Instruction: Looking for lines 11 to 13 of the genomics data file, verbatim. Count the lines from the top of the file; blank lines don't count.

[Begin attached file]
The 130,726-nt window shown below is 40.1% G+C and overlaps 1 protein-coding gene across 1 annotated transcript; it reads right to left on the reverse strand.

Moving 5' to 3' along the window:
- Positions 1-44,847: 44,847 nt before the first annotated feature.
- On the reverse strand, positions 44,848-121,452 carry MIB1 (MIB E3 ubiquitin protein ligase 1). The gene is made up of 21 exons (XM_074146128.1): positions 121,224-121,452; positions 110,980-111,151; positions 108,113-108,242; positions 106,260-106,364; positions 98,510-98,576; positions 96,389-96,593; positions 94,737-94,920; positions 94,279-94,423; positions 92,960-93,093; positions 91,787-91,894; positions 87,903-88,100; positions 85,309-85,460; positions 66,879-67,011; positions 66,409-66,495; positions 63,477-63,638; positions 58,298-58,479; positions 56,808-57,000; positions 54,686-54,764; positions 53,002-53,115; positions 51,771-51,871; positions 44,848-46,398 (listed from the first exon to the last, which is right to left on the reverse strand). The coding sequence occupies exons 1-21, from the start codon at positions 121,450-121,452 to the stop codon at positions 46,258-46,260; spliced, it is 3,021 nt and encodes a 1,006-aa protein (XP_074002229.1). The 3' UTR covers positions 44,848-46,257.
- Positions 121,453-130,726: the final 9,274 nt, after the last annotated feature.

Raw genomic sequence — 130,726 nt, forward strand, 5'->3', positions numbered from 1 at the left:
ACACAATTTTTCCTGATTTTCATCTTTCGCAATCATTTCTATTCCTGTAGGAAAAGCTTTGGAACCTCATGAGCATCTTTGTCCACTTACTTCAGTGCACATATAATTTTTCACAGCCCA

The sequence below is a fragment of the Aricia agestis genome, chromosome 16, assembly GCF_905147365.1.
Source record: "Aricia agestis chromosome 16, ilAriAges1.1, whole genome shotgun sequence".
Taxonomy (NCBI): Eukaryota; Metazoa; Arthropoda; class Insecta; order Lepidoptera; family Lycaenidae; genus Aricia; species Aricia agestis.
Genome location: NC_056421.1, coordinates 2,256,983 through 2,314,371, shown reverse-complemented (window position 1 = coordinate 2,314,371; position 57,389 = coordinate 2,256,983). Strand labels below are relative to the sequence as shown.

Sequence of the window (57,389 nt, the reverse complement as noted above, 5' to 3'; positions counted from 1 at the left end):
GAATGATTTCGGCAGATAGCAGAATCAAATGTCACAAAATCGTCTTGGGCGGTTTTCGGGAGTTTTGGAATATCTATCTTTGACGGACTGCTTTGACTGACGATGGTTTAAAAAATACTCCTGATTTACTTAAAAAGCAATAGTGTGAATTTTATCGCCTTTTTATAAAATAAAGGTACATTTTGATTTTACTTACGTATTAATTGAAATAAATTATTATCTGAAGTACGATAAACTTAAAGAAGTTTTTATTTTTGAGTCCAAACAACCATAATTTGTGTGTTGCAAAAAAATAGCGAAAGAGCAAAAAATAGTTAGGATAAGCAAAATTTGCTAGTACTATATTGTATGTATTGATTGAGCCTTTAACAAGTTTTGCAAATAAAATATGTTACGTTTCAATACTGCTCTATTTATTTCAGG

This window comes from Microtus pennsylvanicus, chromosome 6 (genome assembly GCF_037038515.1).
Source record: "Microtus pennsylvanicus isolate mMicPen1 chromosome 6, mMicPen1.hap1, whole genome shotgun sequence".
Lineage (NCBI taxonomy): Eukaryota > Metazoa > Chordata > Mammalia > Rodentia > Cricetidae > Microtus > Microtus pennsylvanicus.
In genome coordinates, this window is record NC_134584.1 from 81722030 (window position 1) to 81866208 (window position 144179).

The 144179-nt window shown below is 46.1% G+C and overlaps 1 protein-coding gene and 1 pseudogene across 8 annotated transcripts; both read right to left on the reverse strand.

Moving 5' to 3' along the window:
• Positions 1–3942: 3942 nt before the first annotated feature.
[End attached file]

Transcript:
Genome location: NC_056421.1, coordinates 2,256,983 through 2,314,371, shown reverse-complemented (window position 1 = coordinate 2,314,371; position 57,389 = coordinate 2,256,983). Strand labels below are relative to the sequence as shown.

Sequence of the window (57,389 nt, the reverse complement as noted above, 5' to 3'; positions counted from 1 at the left end):
GAATGATTTCGGCAGATAGCAGAATCAAATGTCACAAAATCGTCTTGGGCGGTTTTCGGGAGTTTTGGAATATCTATCTTTGACGGACTGCTTTGACTGACGATGGTTTAAAAAATACTCCTGATTTACTTAAAAAGCAATAGTGTGAATTTTATCGCCTTTTTATAAAATAAAGGTACATTTTGATTTTACTTACGTATTAATTGAAATAAATTATTATCTGAAGTACGATAAACTTAAAGAAGTTTTTATTTTTGAGTCCAAACAACCATAATTTGTGTGTTGCAAAAAAATAGCGAAAGAGCAAAAAATAGTTAGGATAAGCAAAATTTGCTAGTACTATATTGTATGTATTGATTGAGCCTTTAACAAGTTTTGCAAATAAAATATGTTACGTTTCAATACTGCTCTATTTATTTCAGG